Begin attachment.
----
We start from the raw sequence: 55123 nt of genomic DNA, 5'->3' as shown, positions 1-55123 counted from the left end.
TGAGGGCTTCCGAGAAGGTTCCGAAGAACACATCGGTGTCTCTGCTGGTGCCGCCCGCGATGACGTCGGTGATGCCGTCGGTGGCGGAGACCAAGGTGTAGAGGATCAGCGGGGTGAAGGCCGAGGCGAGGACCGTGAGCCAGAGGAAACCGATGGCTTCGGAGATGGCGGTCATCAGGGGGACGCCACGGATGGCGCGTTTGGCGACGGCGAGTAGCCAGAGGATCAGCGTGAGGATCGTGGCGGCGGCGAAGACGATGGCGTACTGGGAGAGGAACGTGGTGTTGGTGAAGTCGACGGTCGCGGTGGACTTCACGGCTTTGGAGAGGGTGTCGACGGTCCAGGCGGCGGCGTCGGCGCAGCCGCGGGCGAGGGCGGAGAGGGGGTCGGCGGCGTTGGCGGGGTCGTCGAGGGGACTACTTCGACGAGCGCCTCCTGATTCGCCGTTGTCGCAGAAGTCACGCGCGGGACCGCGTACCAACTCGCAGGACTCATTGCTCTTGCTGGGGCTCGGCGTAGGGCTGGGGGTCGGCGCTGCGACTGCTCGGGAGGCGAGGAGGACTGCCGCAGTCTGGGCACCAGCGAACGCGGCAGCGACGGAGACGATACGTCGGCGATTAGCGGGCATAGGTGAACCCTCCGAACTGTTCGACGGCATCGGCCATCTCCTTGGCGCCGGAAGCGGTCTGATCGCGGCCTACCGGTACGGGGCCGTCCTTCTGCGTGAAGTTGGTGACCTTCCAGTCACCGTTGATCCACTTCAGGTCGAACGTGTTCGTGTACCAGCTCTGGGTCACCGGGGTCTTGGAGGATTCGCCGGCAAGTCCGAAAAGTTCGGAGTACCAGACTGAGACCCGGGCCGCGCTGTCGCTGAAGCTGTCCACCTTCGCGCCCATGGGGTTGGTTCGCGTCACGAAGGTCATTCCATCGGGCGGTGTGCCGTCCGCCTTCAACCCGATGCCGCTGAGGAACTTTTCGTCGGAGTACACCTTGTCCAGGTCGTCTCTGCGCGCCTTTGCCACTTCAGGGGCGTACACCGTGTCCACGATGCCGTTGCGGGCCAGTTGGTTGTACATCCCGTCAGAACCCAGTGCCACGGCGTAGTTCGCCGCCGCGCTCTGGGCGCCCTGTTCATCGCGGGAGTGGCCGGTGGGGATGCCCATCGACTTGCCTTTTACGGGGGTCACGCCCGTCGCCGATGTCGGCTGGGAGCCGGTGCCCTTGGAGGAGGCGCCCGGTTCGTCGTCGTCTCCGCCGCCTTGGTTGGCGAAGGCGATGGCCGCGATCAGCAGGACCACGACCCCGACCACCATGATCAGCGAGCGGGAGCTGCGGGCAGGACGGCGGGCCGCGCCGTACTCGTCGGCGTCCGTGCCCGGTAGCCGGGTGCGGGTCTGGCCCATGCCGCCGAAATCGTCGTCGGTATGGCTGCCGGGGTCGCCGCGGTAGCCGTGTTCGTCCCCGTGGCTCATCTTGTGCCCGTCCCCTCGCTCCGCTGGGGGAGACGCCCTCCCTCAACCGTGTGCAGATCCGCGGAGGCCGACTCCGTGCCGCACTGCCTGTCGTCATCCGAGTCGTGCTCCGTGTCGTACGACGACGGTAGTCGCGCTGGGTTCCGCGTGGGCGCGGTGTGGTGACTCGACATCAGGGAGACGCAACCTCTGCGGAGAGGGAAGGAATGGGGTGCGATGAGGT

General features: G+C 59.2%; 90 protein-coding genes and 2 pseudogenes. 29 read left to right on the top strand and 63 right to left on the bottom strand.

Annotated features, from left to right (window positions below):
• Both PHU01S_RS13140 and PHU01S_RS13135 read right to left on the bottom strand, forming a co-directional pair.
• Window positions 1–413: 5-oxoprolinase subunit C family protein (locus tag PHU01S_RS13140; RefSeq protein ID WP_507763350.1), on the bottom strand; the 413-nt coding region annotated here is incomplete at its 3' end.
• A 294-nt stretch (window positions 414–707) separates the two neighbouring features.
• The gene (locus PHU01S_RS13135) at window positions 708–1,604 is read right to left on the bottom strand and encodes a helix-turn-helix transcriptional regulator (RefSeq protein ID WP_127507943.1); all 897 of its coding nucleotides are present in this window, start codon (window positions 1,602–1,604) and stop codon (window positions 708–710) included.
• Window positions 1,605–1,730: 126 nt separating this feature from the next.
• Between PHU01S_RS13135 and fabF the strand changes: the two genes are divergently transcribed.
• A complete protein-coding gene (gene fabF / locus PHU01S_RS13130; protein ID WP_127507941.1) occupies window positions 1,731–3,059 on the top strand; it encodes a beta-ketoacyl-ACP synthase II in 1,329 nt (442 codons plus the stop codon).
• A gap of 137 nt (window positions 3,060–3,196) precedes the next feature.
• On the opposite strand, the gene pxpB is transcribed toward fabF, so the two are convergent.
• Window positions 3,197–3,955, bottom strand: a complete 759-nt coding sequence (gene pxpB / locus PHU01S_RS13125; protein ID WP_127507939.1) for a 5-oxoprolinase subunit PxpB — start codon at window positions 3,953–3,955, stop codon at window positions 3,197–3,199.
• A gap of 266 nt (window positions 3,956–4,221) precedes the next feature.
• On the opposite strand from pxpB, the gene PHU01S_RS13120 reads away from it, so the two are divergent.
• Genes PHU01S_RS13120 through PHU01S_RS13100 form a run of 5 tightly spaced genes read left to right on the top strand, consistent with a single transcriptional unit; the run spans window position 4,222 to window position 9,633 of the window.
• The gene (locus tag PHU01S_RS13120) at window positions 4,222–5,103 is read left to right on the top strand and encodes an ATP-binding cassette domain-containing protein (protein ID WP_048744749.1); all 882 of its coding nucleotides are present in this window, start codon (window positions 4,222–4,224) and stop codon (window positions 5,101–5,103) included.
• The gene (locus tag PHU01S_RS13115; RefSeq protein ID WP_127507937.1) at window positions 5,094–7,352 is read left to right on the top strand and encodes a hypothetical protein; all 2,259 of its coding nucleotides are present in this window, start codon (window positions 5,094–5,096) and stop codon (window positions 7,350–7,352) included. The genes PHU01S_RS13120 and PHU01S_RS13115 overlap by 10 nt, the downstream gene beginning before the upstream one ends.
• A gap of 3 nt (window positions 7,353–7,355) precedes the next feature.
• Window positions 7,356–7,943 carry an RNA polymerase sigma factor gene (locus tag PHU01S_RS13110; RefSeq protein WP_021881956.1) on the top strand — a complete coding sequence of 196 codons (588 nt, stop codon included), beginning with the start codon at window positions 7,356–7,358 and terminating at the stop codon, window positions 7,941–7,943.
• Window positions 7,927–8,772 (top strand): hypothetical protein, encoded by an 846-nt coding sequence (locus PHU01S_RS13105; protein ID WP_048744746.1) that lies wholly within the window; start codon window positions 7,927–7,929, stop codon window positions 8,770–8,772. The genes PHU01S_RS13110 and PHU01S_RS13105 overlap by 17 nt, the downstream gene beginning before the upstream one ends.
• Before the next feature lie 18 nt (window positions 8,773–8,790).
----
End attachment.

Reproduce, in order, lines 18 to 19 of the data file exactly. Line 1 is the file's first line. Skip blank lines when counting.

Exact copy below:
• The gene (locus tag PHU01S_RS13120) at window positions 4,222–5,103 is read left to right on the top strand and encodes an ATP-binding cassette domain-containing protein (protein ID WP_048744749.1); all 882 of its coding nucleotides are present in this window, start codon (window positions 4,222–4,224) and stop codon (window positions 5,101–5,103) included.
• The gene (locus tag PHU01S_RS13115; RefSeq protein ID WP_127507937.1) at window positions 5,094–7,352 is read left to right on the top strand and encodes a hypothetical protein; all 2,259 of its coding nucleotides are present in this window, start codon (window positions 5,094–5,096) and stop codon (window positions 7,350–7,352) included. The genes PHU01S_RS13120 and PHU01S_RS13115 overlap by 10 nt, the downstream gene beginning before the upstream one ends.